How to Select a Search Engine for Your Pay Per Click Marketing - dummies

How to Select a Search Engine for Your Pay Per Click Marketing

By John Arnold, Michael Becker, Marty Dickinson, Ian Lurie, Elizabeth Marsten

Before bringing out the credit card and keyword list, make sure you’ve done your web marketing homework so you can select a search engine’s pay per click (PPC) platform that is right for you. Although the search engines may seem to be pretty similar, they differ on some big points.

Also, depending on the industry or field that you’re advertising for, one engine could be much more beneficial than another in terms of return on investment (ROI), audience reach for volume and targeting, costs, and time spent managing your campaigns.

Research search engines

Before you set up a new account on a search engine for PPC advertising, be sure to research the engine to see whether it meets your needs and those of your industry. Some PPC platforms are geared to business-to-consumer sales, for example; others target business-to-business sales. Some engines have considerably more traffic than others and are on the rise; others are falling off.

The best way to check out a search engine is to use it yourself. Perform some searches for items in your keyword list to see how much competition you have, how much search volume the engine has, and what the results page looks like overall. If the engine’s user interface is clunky and the ads are hard to find, those results are indicative of the performance of the ads.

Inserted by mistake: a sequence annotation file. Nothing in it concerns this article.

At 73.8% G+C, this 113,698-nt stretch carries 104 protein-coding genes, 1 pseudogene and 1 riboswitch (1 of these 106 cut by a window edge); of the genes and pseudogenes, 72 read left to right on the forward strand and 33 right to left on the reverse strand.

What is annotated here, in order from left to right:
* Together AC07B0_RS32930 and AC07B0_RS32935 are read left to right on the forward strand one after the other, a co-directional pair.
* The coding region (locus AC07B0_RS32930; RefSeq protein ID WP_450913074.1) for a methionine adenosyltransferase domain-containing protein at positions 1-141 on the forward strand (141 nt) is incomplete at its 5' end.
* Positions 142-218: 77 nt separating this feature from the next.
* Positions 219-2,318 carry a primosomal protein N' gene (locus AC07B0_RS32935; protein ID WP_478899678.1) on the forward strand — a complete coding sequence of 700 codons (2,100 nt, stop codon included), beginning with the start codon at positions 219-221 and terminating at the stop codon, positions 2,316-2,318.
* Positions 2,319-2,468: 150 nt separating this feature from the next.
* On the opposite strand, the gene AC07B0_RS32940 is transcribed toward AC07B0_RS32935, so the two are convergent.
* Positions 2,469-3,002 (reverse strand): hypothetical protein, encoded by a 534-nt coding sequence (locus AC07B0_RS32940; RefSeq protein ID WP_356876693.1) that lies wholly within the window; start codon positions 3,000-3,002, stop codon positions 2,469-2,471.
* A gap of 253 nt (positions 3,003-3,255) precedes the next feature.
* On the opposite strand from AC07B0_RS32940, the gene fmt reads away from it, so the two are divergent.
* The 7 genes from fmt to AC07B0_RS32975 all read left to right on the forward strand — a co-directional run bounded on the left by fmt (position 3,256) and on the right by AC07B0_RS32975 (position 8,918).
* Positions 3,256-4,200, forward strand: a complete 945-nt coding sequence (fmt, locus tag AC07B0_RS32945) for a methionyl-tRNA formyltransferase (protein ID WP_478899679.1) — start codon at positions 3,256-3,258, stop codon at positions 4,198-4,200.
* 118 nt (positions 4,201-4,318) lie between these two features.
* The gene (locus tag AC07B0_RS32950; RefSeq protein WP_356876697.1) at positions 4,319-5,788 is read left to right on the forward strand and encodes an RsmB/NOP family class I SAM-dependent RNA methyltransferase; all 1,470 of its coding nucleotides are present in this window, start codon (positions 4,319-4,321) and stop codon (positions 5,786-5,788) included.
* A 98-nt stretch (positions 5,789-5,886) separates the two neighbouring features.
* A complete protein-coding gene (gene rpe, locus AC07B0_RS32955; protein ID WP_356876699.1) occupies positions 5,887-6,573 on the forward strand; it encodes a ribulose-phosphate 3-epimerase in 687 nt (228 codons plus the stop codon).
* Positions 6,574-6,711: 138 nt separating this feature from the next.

If you can’t find what you’re looking for, how would you expect anyone else to find it? If the ads aren’t in prominent places on the results page (such as across the top or down the right side), users aren’t going to look at them.

Compare the top three search engines

The top three search engines, in order of search volume, are Google, Yahoo!, and Bing. They’re tops in terms of volume of traffic (searches performed), quality of results, quality of the ads that appear with the results (relevancy), and the average cost per click (CPC) compared with ROI. Here’s how the top three compare:

  • Google: This engine is by far the most sophisticated PPC search-engine platform overall, and it delivers the best bang for your buck. It has the most traffic and the best management tools, and it garners you results faster than any other search engine. Through Google, you should be able to find out what works and what doesn’t work within a short period.

    The audience that uses Google is greatly varied; therefore, a large, diverse audience will be searching for your product or service.

  • Yahoo!: This engine teamed up with MSN in 2010, and ads served on and now come from MSN adCenter. You cannot segment whether your ads are shown on or; all search traffic is aggregated and shown as one source. If you want to show ads on, you’ll need an MSN adCenter account.

  • Bing: This engine has less search volume than Google does, even with the addition of search traffic. While it is lower in volume, MSN adCenter can be lower in costs and simpler to manage overall. It has the advantage of being the default search engine for many Windows and PC machines. If you’re targeting a less technically savvy audience, this could be an advantage for you.

How to manage multiple PPC accounts

If you plan to have an account that encompasses more than one PPC account, you’ll want to look into setting up a main account so that you have to log in to each engine only once to access all the accounts.

  • Google provides a my Client Center account for this purpose.

  • MSN’s comparable multiple account service doesn’t have a special name. You need a customer service representative to help you set up this account. If you don’t want to do that, you could also use its Agency Management option to handle multiple logins and access.